"In present passenger market conditions, 777X orders are modest as it looks too big for many airlines. [However], it provides an ideal opportunity for Boeing to tap into the buoyant cargo market with a new efficient vehicle for the future."

The replacement of ageing planes and acquisition of new jets for growth will create demand for 2,610 freighters globally in the next 20 years, Boeing said in its latest 2021-2040 market outlook.

Of these, 890 aircraft will be production freighters. The remaining 1,720 are expected to be passenger aircraft conversions, Boeing said.

Qatari Emir Sheikh Tamim and US Secretary of Commerce Gina Raimondo watch as Boeing's Stan Deal, left, and Qatar Airways chief executive Akbar Al Baker hold up signed agreements in Washington. AP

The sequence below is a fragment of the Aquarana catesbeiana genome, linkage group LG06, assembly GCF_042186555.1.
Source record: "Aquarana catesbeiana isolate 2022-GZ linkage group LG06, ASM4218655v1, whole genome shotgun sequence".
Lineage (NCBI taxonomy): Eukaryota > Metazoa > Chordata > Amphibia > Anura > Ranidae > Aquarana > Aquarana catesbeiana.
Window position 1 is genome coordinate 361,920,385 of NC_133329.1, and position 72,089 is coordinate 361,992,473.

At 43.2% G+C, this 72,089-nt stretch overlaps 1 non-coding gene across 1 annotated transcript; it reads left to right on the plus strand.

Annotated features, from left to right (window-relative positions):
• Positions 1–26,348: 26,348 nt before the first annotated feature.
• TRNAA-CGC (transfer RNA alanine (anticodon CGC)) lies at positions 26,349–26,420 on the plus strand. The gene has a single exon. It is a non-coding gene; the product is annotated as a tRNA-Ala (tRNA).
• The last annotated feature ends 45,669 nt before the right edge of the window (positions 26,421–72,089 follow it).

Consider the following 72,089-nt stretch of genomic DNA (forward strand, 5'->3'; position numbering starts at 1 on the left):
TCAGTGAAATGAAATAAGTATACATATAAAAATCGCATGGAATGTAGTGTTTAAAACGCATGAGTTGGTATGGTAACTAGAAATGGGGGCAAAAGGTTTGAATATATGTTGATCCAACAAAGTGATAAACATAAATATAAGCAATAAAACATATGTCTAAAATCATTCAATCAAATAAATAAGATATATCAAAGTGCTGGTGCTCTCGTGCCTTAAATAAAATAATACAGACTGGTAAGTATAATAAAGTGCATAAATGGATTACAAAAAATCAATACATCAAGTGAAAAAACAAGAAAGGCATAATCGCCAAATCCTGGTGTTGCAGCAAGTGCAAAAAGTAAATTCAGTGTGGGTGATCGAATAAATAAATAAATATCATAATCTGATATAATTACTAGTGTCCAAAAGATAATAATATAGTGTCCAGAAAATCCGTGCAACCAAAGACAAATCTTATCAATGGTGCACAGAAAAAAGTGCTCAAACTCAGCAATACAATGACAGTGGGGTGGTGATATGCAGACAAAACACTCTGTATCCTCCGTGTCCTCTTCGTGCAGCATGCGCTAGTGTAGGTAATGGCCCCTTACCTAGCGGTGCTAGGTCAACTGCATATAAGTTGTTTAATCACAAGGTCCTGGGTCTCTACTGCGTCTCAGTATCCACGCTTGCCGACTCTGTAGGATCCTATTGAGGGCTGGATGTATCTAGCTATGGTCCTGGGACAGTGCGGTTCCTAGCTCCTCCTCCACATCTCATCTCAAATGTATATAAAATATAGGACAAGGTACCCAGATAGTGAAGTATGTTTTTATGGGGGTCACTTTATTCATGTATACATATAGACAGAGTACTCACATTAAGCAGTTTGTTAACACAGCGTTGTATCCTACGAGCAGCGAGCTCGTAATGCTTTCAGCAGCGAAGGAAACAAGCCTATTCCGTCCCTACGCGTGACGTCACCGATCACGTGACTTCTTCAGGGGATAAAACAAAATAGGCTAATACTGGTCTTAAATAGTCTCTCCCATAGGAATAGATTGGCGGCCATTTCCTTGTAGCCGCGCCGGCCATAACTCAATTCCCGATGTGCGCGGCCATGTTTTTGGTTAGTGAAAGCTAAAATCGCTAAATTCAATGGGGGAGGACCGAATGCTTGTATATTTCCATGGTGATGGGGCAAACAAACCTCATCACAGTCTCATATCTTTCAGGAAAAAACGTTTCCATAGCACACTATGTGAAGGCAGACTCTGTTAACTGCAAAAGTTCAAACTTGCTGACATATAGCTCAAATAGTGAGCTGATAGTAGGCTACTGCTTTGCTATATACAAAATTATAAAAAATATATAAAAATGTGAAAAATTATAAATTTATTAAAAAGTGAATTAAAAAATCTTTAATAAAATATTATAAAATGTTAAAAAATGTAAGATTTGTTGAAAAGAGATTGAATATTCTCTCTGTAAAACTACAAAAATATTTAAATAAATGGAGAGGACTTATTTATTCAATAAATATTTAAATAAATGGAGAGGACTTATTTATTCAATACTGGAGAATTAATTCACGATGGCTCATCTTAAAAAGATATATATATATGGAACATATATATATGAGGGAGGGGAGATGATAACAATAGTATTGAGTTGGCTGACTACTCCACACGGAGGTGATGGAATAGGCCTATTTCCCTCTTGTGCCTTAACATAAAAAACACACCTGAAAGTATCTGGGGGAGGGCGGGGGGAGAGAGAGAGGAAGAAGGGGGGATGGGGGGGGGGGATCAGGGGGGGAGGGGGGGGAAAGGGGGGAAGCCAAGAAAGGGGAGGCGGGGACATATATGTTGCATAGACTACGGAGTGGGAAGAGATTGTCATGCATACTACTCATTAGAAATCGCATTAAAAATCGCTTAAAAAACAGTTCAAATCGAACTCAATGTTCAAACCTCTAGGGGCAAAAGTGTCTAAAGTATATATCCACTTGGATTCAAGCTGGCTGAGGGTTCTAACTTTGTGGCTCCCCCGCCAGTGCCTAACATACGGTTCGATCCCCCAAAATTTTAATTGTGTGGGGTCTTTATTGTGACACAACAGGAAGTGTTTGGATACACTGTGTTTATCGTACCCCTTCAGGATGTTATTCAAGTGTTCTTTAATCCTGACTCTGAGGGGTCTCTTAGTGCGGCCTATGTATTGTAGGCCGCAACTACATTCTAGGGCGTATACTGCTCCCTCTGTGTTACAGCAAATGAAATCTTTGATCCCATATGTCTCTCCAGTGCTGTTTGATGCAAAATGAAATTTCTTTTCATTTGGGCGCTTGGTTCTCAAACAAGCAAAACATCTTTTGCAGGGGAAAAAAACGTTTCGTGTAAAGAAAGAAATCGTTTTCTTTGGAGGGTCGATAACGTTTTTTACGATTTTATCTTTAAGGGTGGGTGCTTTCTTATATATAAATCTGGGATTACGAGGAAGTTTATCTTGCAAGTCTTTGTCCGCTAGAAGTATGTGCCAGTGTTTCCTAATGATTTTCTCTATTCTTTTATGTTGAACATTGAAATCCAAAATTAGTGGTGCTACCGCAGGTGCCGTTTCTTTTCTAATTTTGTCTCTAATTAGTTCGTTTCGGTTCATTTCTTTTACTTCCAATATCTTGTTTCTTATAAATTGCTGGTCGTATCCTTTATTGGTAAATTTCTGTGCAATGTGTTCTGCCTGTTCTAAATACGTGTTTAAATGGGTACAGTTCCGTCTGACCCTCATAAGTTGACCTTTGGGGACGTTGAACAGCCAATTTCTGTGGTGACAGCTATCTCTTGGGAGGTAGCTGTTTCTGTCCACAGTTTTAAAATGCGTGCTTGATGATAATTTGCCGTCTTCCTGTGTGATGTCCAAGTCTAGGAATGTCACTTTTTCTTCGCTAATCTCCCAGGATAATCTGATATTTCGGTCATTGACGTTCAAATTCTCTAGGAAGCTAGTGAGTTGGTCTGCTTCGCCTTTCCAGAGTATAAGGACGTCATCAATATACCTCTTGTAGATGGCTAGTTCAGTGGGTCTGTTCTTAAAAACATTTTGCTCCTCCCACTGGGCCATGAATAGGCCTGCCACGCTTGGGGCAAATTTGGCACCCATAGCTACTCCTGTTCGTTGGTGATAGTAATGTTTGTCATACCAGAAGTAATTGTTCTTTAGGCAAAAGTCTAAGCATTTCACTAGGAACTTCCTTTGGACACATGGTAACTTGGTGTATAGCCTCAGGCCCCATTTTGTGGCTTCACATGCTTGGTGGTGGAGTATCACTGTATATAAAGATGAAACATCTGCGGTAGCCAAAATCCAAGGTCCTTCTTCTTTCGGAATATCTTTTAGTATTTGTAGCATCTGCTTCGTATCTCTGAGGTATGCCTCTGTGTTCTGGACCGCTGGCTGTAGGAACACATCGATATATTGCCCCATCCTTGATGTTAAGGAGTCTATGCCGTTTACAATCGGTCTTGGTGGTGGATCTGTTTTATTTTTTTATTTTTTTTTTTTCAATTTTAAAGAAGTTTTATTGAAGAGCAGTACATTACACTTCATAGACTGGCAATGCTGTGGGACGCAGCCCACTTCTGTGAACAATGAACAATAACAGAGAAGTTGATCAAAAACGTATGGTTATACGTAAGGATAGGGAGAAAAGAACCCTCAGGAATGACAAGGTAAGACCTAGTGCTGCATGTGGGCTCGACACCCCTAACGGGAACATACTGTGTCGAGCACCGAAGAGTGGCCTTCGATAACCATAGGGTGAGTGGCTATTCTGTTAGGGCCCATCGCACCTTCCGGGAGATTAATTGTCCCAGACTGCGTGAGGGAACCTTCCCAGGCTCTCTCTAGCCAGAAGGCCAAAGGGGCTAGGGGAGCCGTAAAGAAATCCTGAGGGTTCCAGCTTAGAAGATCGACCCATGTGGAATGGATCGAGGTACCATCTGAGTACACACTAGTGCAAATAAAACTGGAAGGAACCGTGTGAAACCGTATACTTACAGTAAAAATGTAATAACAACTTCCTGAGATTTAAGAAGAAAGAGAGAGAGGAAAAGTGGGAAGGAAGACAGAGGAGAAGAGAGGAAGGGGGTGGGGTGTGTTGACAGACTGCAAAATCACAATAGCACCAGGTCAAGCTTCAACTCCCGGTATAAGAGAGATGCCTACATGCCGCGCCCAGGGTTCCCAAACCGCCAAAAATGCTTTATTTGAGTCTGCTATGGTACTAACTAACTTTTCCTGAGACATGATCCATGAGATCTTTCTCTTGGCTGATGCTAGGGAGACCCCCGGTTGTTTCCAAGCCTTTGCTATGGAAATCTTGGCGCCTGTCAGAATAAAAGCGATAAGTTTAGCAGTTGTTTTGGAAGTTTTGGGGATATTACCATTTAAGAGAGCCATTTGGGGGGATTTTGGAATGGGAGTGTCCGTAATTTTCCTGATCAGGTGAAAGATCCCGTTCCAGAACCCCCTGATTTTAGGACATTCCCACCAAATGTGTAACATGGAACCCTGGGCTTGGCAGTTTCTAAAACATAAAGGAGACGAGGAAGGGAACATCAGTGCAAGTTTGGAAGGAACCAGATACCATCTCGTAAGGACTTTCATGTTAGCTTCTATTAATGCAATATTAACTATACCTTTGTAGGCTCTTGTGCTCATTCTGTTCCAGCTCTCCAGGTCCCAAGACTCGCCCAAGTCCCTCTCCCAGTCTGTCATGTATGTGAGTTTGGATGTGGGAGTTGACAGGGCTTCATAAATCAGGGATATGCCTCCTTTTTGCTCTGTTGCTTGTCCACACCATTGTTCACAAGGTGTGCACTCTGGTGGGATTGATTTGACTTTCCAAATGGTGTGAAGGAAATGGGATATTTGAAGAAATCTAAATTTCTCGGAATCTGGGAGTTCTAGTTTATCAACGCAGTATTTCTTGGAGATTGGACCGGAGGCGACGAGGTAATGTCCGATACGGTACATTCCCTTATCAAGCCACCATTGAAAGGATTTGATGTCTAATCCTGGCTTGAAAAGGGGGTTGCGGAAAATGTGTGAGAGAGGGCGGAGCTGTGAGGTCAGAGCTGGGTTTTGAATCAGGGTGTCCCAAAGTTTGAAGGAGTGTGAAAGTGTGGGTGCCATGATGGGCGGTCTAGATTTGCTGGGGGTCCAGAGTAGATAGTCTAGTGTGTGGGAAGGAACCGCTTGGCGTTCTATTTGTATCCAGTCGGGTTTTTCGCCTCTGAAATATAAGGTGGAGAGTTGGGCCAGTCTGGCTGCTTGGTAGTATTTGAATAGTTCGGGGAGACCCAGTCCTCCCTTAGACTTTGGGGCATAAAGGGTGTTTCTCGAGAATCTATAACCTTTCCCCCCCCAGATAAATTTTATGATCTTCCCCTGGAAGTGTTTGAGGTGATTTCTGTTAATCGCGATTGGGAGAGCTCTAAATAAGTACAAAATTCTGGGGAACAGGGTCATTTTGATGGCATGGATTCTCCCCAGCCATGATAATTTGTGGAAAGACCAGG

Boeing's deal with Qatar Airways for the 777X freighters and the 737 Max 10 narrow-body jets comes as airline chief executive Akbar Al Baker is locked in a bitter dispute with Airbus over paint flaws in the passenger version of its A350 jets — a row in which a UK court decision is expected as early as April.

That dispute escalated after Airbus cancelled an order placed by the airline for 50 A321 narrow-body jets.

In 2021, the Toulouse-based plane maker unveiled a freighter version of the A350-1000 to challenge Boeing’s decades-long dominance of the cargo jet market.

“Today marks a great day in the ever-building and strong relationship between Qatar Airways and Boeing," Mr Al Baker said.

"We certainly push Boeing hard to deliver upon our expectations, and the team at Boeing consistently strives to meet and exceed our expectations, giving the opportunity for us to be here today to launch the most significant new freighter aircraft for a generation.”

The deal was signed at the White House during a diplomatic visit to Washington by Qatari Emir Sheikh Tamim.

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Updated: February 01, 2022, 9:53 AM